The Crossett City Council voted Monday night to approve a request by the Port Authority to raise the rates at the RV park at the Crossett Port.
Dan Pevy represented the Port Authority Board at Monday night’s council meeting. He asked that the council approve a daily fee increase of one dollar at the RV park. Pevy said the rates haven’t been raised in five years and not only has inflation hurt the budget, but they’ve had a lot of natural or weather impacts that have caused unplanned costs as well. The increase would raise the fee to $23 a day.
“The county park over at Lake Village is less than ours, but they have half of their park they can’t use because of electrical issues,” Pevy said. He also noted that the last three times the Port Authority has approached the council for help, they were turned down.
Some of the council members expressed concerns about raising the rates $1 per day because they didn’t want to “outprice the venue.” Councilman Cary Carter said that the amenities were limited and there weren’t sewer hook up. Carter said other parks in the area have $37 per day full hook-ups.
“We don’t want to be a low end trailer park, and we don’t feel a dollar a day is going to stop anyone from coming to stay with us,” Pevy said.
Part of the motivation from the increase, aside from inflation, he said, was to weed out some of the people who don’t take care of their area. Campers who want to use the area recreationally are not looking to go to what has been turned into a low end residential area, he said.
“We don’t want to be the cheapest place in town for that very reason,” Pevy said
Park Manager Tim Caroway said that he has had to kick around three people out this month in an effort to clean up the park.
“Some we’ve had to ask to move because they just don’t care and we may go out there and there may be a vehicle up on blocks or they may have stuff scattered everywhere,” Pevy said.
Councilwoman Kerstin Mondragon said that she agreed the park needed to be cleaned up but didn’t think that raising the rates by one dollar would help that at all.
“We can’t say it’s only a dollar, it’s only a dollar and then also say well it’s a dollar so it’s a lot and will get those people out,” Mondragon said.
Carter said he appreciated the cleanup effort that was being done at the RV park, but he felt like better marketing could be used to generate revenue as well.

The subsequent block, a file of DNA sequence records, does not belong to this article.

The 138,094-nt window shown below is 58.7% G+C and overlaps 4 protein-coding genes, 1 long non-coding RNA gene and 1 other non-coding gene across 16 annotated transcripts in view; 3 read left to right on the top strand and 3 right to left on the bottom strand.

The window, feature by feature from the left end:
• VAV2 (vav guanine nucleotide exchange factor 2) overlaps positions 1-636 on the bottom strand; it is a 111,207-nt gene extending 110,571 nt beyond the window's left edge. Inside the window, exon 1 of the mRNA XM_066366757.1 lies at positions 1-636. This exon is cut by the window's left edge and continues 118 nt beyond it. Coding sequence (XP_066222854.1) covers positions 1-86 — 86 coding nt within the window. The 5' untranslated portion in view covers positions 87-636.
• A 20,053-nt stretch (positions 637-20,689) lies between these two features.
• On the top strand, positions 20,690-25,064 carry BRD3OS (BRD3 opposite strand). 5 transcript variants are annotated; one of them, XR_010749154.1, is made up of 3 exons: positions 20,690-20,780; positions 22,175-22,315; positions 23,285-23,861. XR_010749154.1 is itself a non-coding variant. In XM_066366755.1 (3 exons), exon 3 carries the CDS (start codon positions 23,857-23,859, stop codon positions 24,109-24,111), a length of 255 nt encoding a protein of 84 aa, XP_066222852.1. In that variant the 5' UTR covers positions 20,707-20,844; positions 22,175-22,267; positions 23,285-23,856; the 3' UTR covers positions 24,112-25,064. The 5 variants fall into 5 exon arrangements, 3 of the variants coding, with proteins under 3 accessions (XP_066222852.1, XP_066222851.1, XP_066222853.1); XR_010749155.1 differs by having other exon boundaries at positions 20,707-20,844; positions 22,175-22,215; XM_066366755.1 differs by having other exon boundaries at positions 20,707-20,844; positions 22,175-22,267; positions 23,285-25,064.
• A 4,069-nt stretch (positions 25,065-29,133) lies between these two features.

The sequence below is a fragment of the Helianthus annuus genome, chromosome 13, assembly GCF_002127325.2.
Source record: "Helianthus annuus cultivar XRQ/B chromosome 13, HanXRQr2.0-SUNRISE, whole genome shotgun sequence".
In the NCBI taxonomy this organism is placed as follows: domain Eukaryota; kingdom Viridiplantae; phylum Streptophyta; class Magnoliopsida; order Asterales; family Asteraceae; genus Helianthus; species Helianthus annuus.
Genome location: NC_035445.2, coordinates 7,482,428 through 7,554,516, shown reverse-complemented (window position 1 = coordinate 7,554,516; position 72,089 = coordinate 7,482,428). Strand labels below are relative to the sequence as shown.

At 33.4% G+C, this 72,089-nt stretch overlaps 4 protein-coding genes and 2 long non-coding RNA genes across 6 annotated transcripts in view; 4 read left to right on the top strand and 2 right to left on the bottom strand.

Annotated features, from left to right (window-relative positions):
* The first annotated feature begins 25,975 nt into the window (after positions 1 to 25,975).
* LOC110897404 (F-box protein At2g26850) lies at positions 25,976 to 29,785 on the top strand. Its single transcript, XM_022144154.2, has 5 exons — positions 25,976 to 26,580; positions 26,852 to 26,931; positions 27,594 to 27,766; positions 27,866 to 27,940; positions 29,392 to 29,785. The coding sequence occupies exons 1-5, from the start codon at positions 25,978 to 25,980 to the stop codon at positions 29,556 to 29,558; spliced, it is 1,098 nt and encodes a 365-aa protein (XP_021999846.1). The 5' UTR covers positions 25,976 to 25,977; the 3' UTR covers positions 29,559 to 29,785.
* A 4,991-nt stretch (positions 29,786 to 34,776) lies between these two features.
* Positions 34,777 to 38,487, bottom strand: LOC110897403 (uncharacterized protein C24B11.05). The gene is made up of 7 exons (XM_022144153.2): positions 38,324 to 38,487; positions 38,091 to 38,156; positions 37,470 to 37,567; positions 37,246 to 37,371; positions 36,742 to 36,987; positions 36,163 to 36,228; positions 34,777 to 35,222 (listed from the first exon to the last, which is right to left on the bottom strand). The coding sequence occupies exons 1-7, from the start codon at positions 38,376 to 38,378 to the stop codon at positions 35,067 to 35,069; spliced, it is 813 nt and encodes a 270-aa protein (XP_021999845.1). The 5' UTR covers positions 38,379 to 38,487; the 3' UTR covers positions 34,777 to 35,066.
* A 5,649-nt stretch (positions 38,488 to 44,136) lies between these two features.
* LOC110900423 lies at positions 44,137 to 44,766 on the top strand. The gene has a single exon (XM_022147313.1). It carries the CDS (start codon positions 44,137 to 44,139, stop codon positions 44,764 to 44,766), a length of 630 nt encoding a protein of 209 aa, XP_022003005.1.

“It has been very under-marketed for years, and I think we could bring a lot of outside people in,” Carter said.
Councilman Chris Gill said that raising the rates for the first time in five years seemed justified considering overall inflation. Gill also said that by going up to $23 per day he didn’t feel like that was getting too close to those with full amenities.
Mondragon also brought up some complaints she said she had received. One was that there was only one dump station; another was the fact that the area had what she characterized as “horrible [electrical] breakers.” Pevy said the port authority had been working to address the breaker situation and had actually replaced and improved a majority of the breakers in the park.
As far as the dump station was concerned, Pevy acknowledged that the park was limited, but that he didn’t think it had been an issue that significantly affected park operations.
“I’ve stayed down there a lot and I’ve never seen a line at the dump station,” Carter said.
In other news:
-A concerned citizen appeared before the council to discuss a drainage problem that he didn’t feel like the city had responded to.
Public Works Director Jeff Harrison gave a brief summary of everything the city had done to remedy the problem, but did not have all of the information because he said he wasn’t prepared to address the issue.
-The council approved an ordinance for a residential property to be rezoned for commercial use.
Mayor Crystal Marshall said this was actually an issue from February 2020, but COVID-19 had hindered the process. A resident applied to put in a clinic in the area behind Sonic. The resident went through all of the processes last February to rezone and even had the mandatory public hearing.
Shortly after, with COVID restricting meetings and then late Mayor Scott McCormick’s death, the ordinance was never been officially adopted by the council and therefore needed to be officially read and adopted.
Marshall said the area in question is directly behind Sonic and that a concrete slab had already been poured on the area.
The council approved the ordinance.